Bayo Omoboriowo

What has been your most memorable experience working with him – one moment you just can’t forget?

The moment they called me and said that the president said, “If you are not around, even when other photographers are there, it’s like he’s not in the picture.” So even as photography is involved, once Bayo is not there, it’s like he’s not in the picture. Do you understand? Maybe I couldn’t be there and they took picture, he’ll say, “Where is Bayo my friend.” These are little things, but for the President to call you his friend. For the President to say, “Where is Bayo?” For him to say, “I’m not in the picture without Bayo”, it goes a long way.

The first thing that I will never forget is the day we resumed at the Villa, his first day in office –  that one, for me, is the second most memorable moment –  everybody got into his office, you know first day, official picture and they all ran – the press –  all of them ran into his office and when they all positioned themselves, they pushed me and I was behind. Just when  they were ready to take the picture, the the President said, “Where is Bayo?’’ and everybody was like why is he asking for me?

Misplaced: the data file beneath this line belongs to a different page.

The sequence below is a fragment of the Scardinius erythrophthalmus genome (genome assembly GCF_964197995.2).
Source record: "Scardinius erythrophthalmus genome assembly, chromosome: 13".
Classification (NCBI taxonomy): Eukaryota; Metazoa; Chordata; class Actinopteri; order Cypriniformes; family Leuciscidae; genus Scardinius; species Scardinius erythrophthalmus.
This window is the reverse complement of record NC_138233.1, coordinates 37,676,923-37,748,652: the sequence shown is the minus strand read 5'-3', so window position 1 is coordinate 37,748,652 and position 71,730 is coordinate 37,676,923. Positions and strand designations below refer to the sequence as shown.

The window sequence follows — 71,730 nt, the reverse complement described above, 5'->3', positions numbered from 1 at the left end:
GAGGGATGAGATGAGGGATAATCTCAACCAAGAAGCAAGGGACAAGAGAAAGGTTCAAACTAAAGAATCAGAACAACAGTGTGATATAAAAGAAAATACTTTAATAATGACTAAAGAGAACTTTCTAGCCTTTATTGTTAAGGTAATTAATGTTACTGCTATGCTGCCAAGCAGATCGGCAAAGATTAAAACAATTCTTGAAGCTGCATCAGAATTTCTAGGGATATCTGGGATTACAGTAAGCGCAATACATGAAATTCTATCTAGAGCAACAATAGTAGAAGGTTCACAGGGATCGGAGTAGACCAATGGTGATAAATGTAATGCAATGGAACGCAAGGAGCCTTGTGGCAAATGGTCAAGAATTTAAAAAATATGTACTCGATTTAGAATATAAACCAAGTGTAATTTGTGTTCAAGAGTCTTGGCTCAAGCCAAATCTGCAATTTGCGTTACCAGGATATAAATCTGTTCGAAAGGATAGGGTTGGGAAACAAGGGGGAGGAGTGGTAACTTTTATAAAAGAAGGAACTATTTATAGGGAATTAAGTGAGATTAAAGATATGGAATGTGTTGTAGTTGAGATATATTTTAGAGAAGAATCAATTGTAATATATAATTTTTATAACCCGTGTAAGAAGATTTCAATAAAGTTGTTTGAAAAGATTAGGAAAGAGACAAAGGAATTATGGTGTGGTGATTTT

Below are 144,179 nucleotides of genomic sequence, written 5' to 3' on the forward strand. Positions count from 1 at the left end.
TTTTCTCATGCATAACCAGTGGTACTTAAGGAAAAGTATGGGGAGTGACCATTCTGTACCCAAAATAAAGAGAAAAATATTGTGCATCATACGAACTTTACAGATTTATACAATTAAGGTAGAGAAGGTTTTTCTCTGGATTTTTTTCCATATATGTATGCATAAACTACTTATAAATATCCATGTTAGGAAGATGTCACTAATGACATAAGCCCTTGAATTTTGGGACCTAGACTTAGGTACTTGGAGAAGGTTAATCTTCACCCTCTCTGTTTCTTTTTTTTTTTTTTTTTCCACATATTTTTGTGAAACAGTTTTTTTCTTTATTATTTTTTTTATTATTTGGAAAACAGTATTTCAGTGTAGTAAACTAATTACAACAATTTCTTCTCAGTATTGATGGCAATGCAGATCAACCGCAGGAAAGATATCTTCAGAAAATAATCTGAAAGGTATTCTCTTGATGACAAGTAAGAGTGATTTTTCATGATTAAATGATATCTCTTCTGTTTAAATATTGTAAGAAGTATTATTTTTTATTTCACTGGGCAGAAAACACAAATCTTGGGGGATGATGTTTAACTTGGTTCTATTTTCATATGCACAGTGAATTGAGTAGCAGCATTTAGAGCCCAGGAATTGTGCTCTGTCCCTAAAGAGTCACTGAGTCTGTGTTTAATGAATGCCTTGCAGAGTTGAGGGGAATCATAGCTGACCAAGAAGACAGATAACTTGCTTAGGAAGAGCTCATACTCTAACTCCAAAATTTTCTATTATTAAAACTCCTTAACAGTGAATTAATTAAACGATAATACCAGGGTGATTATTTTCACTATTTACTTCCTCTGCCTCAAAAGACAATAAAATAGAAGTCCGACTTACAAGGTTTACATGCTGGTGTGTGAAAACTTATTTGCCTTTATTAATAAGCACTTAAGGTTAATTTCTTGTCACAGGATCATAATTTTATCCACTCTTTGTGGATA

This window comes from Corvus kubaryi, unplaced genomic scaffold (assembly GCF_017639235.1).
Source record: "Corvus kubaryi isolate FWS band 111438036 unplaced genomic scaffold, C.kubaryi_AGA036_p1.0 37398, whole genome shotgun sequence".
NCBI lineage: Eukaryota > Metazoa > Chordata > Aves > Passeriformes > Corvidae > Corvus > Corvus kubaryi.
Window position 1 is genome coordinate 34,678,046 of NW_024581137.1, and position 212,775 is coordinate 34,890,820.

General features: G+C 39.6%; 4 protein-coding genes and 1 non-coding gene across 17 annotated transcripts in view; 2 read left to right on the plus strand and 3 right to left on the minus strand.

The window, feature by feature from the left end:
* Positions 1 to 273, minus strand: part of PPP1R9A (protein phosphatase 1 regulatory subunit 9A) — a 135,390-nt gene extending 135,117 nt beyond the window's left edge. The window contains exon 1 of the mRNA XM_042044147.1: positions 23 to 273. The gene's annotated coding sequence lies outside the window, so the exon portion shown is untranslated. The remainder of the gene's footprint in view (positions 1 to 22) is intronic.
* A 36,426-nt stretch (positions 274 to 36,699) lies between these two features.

And I straightened my neck from where I was and said ‘‘I am here.’’ He said, ‘‘Now the picture is complete.” Do you understand? You know that was his first day in office and he asked after me. That day all of them knew me and started calling me ‘Bayo Buhari’ – like a son. It really is not just because he likes me as a person, it’s rather a fondness that has developed as a result of his love for excellence. In all, I always endeavour to put in an excellent touch. Before me there have been photographers in the Villa (although I’m the first Personal photographer to a sitting Nigerian President) and there sure would be others after me, but what I believe would remain after I’m long gone from this role, is the things I get to do, and the quality of my work… how much they speak. I always try to look for what I can do? What other value I can add.

Now I have a book that will be launched in July for the President. It has never been done, that the Nigerian President – not campaigning – no, this is a book that talks about him, not propaganda, or political. It’s a book about him (from childhood to now – many never before seen images), covering over 300 images, with the foreword by Chief Emeka Anyaoku.